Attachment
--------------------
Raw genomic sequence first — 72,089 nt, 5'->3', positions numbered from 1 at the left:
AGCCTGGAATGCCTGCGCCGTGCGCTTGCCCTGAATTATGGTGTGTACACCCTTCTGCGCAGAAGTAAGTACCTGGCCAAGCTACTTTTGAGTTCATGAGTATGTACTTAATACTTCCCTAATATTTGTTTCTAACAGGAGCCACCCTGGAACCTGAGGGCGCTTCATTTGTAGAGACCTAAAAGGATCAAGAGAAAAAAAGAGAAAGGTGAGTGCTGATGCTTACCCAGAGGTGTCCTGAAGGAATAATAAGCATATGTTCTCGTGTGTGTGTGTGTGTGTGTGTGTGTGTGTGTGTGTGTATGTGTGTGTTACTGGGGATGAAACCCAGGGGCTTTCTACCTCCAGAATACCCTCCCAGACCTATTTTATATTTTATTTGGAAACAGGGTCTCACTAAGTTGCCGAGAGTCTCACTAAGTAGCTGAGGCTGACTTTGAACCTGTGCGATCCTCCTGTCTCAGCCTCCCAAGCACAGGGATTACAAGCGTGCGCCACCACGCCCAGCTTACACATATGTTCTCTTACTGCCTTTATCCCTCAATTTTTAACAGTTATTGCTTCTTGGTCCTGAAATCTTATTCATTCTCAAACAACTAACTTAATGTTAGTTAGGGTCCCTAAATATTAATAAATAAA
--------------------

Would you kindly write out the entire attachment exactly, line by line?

Raw genomic sequence first — 72,089 nt, 5'->3', positions numbered from 1 at the left:
AGCCTGGAATGCCTGCGCCGTGCGCTTGCCCTGAATTATGGTGTGTACACCCTTCTGCGCAGAAGTAAGTACCTGGCCAAGCTACTTTTGAGTTCATGAGTATGTACTTAATACTTCCCTAATATTTGTTTCTAACAGGAGCCACCCTGGAACCTGAGGGCGCTTCATTTGTAGAGACCTAAAAGGATCAAGAGAAAAAAAGAGAAAGGTGAGTGCTGATGCTTACCCAGAGGTGTCCTGAAGGAATAATAAGCATATGTTCTCGTGTGTGTGTGTGTGTGTGTGTGTGTGTGTGTGTGTGTATGTGTGTGTTACTGGGGATGAAACCCAGGGGCTTTCTACCTCCAGAATACCCTCCCAGACCTATTTTATATTTTATTTGGAAACAGGGTCTCACTAAGTTGCCGAGAGTCTCACTAAGTAGCTGAGGCTGACTTTGAACCTGTGCGATCCTCCTGTCTCAGCCTCCCAAGCACAGGGATTACAAGCGTGCGCCACCACGCCCAGCTTACACATATGTTCTCTTACTGCCTTTATCCCTCAATTTTTAACAGTTATTGCTTCTTGGTCCTGAAATCTTATTCATTCTCAAACAACTAACTTAATGTTAGTTAGGGTCCCTAAATATTAATAAATAAA